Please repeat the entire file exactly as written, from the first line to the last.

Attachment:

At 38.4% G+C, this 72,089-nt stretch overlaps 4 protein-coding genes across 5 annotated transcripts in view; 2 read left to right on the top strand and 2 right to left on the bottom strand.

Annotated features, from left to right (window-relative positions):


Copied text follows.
At 38.4% G+C, this 72,089-nt stretch overlaps 4 protein-coding genes across 5 annotated transcripts in view; 2 read left to right on the top strand and 2 right to left on the bottom strand.

Annotated features, from left to right (window-relative positions):